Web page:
NEW HAVEN, Conn. (WTNH) – The fight against heart disease is the focus of Yale scientists working with stem cells.

Bio-engineered smooth tissue, made of stem cells, induced from blood cells directly taken from patients with cardiovascular disease.

It’s an example of the ongoing work at Yale Cardiovascular Research and Stem Cell Centers.

Yale scientist – Dr. Biraja Dash – led the team that created a vessel ring, which mimics a human blood vessel.

The goal — to test the effectiveness of approved FDA drugs for potential use among heart patients.

Dr. Dash says, “With the ring, we can literally see whether these movements are going on inside or not, so if we treat it with a drug and the smooth muscles doesn’t grow in, then that’s the drug for you to go to the next level for clinic.”

Still – it’s likely five years away from benefiting patients.

“Our scientists,” says Dr. Yibing Qyang at Yale School of Medicine, “are very excited to discover new medicines or new cardiovascular tissue to treat patients with cardiovascular disease.”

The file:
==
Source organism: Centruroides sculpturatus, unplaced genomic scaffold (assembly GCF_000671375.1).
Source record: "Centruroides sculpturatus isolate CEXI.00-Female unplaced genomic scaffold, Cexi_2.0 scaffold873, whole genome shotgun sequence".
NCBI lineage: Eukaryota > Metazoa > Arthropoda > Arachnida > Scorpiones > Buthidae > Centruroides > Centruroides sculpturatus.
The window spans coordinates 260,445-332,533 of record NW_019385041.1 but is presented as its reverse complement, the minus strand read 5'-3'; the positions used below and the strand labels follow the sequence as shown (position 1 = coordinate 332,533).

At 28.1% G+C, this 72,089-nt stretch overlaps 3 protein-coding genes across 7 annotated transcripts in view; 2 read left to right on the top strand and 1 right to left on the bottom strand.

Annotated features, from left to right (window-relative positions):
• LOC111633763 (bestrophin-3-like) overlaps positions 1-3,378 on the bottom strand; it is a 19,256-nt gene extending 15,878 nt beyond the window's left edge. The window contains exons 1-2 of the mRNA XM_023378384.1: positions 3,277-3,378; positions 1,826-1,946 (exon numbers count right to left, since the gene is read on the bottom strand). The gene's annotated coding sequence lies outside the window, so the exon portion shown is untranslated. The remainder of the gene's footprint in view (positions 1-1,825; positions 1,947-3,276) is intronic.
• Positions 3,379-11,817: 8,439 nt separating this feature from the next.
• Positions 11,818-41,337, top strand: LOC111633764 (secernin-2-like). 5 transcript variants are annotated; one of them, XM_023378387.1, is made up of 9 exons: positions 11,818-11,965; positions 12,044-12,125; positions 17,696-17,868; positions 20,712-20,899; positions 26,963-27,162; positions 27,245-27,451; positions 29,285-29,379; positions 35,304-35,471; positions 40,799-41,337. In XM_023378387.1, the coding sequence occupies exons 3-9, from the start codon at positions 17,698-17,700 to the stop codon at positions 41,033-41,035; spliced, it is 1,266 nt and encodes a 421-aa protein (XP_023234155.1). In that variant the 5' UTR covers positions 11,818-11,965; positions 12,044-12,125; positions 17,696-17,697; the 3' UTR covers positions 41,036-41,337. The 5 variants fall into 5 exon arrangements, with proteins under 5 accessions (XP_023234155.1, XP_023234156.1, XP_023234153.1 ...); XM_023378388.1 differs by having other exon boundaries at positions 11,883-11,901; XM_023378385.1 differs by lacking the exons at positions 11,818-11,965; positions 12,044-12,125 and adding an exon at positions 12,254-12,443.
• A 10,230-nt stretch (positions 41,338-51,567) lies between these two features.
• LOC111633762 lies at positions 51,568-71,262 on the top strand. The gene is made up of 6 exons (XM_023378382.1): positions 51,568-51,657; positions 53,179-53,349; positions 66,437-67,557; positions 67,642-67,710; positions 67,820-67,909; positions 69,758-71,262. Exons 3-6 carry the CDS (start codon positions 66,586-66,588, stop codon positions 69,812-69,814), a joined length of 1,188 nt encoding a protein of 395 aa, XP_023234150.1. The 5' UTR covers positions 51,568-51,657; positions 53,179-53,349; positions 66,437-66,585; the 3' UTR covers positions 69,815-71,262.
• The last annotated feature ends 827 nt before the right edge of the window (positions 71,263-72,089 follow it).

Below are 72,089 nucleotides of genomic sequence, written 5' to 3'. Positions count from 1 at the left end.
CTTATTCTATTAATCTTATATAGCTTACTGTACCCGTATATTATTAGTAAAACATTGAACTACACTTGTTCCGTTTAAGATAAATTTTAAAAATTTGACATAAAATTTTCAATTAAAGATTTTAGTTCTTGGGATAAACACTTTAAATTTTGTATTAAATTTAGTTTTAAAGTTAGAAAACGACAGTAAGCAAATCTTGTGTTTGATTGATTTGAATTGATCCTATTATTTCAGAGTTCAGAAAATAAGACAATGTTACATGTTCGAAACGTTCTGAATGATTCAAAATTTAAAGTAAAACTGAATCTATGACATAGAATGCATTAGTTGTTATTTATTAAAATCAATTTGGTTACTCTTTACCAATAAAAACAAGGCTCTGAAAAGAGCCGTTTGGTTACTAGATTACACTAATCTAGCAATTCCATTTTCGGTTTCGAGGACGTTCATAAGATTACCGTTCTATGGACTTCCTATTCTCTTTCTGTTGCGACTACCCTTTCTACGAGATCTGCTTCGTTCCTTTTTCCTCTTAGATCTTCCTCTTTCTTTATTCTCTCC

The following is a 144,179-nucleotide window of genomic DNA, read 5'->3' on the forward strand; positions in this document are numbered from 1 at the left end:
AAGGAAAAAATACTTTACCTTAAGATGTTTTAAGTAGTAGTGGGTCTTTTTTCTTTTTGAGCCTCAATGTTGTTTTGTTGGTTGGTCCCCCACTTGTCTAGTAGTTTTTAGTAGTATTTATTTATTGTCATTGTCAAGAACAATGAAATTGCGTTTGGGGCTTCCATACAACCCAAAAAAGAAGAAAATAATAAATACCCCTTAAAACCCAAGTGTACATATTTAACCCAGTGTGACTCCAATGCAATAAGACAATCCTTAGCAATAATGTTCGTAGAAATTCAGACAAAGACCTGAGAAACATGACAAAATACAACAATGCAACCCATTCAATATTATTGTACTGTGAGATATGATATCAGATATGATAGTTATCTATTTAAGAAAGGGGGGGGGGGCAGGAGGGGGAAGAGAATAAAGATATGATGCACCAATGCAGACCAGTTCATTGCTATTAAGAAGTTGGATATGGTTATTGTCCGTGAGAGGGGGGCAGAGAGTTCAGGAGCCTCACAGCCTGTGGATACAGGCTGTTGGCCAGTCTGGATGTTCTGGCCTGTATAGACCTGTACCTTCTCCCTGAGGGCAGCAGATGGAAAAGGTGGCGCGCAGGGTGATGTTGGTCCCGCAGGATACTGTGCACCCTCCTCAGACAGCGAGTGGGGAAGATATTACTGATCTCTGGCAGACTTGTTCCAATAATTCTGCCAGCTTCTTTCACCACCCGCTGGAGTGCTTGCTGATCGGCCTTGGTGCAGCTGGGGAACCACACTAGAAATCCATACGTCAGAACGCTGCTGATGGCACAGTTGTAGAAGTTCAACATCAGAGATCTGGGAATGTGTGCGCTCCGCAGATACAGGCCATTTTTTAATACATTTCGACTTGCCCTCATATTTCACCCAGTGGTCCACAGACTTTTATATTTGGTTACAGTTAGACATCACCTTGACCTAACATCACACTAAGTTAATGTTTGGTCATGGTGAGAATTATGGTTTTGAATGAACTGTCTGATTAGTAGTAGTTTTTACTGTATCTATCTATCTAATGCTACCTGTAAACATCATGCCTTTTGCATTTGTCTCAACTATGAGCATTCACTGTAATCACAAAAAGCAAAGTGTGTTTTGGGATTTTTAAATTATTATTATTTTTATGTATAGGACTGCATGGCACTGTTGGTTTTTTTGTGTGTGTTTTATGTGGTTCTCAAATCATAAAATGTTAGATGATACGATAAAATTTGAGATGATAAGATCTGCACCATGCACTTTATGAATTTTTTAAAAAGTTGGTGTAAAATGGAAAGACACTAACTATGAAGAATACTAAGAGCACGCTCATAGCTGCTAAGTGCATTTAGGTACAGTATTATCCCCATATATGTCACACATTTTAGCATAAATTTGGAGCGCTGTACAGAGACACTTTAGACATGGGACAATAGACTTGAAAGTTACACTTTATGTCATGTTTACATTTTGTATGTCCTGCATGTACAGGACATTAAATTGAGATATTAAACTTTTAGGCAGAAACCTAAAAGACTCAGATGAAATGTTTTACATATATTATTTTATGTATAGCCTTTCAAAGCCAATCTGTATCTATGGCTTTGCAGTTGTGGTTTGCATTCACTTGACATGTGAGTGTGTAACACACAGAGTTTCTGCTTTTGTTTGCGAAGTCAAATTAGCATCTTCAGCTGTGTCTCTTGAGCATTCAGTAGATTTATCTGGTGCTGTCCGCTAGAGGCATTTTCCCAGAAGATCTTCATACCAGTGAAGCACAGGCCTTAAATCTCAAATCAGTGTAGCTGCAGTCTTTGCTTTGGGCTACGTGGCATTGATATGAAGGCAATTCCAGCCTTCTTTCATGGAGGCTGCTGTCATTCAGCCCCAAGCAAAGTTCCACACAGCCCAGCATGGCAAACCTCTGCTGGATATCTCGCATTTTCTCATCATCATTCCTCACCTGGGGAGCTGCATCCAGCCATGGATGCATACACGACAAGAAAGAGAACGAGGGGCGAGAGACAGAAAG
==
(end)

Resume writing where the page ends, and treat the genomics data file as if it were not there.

He adds, they are taking a more personalized stem cell approach, constructing tissue, to treat specific groups of patient.

“Then we can test multiple drugs on the target and find the most efficacious drug that can treat the patient.”

And there’s more.

There’s a beating vascular ring — a potential bypass.

It’s the concept of Dr. Jiesi Luo.

“For some patient,” says Dr. Luo, “with a problem in their septum in the heart, so it’s a by-pass and they need to feed the blood directly to the pulmonary artery.”

The advancements here, thanks to state and federal funding.